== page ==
More Sex is Safer Sex: The Unconventional Wisdom of Economics
More Sex is Safer Sex: The Unconventional Wisdom of Economics
by Steven E. Landsburg
Edition: Hardcover

17 of 18 people found the following review helpful
4.0 out of 5 stars More counterintuitive economics from Landsburg, 13 Jan. 2008
Following on from 'the armchair economist' Steven Landsburg has released this book. It's in a similar vein to 'Freakonomics' and the 'Undercover Economist' so if you enjoyed those you'll probably like this (but I'm sure Amazon has probably already worked that out and told you). Landsburg tends to more closely focus on what could be termed 'traditional economics' supply demand etc than Freakonomics, but he takes the same counterintuitive lines of argument which have you gripped by the frustration of being certain his conclusion should be wrong but knowing that his logic is right. There are occasional lapses where you see an underlying falacy poking through but they didn't detract from my overall enjoyment of the book. After all, thinking that some of the arguments are disprovable and trying to do so is probably half the fun. Would recommend to any Economics students or armchair economists as proof that there is indeed more to the dismal science than meets the eye.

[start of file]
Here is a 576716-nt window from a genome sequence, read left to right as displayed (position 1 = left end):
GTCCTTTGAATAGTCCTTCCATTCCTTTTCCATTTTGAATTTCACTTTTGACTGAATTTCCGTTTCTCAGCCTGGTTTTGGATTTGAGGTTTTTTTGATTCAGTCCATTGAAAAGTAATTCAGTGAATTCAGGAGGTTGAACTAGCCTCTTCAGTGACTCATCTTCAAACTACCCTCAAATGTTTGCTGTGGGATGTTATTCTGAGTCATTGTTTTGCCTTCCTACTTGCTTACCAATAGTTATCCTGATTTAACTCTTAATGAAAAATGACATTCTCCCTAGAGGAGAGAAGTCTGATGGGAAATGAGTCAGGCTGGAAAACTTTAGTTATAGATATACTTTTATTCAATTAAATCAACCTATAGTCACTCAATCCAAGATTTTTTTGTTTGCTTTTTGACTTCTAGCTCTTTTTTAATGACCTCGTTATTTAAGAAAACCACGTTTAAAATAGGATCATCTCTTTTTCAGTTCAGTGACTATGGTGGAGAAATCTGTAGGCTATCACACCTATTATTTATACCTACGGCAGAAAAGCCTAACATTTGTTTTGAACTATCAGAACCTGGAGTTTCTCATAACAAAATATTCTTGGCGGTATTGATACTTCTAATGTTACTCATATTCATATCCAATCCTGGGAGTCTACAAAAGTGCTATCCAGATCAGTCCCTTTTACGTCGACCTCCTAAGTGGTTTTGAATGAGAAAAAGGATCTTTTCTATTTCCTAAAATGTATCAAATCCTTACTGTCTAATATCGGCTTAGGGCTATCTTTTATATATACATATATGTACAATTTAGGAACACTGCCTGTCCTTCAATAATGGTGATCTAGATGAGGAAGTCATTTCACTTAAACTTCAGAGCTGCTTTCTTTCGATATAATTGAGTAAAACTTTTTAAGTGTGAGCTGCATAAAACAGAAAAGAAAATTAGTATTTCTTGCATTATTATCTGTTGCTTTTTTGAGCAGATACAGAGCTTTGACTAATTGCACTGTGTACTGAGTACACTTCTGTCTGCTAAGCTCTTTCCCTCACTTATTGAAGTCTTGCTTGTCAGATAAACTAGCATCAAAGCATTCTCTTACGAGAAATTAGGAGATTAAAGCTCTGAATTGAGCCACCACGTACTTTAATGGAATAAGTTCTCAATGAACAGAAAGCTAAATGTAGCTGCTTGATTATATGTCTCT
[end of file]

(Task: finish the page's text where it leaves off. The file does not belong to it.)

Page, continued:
Teach Yourself Quick Fix German Grammar Second Edition (TYQG)
Teach Yourself Quick Fix German Grammar Second Edition (TYQG)
by Susan Ashworth-Fielder
Edition: Paperback

4 of 4 people found the following review helpful
5.0 out of 5 stars Fairly comprehensive and easy to use, 12 Jan. 2008
I bought this book for assistance with a part time German course at university. It has basically been invaluable. There are a decent selection of exercises and simple explanations of grammar rules, it's far easier to refer to than any textbook or dictionary I've thus far used. I'd remind any prospective buyer however that it is 'quick fix', you may need a more advanced or in depth book if you want to conduct more in depth German study.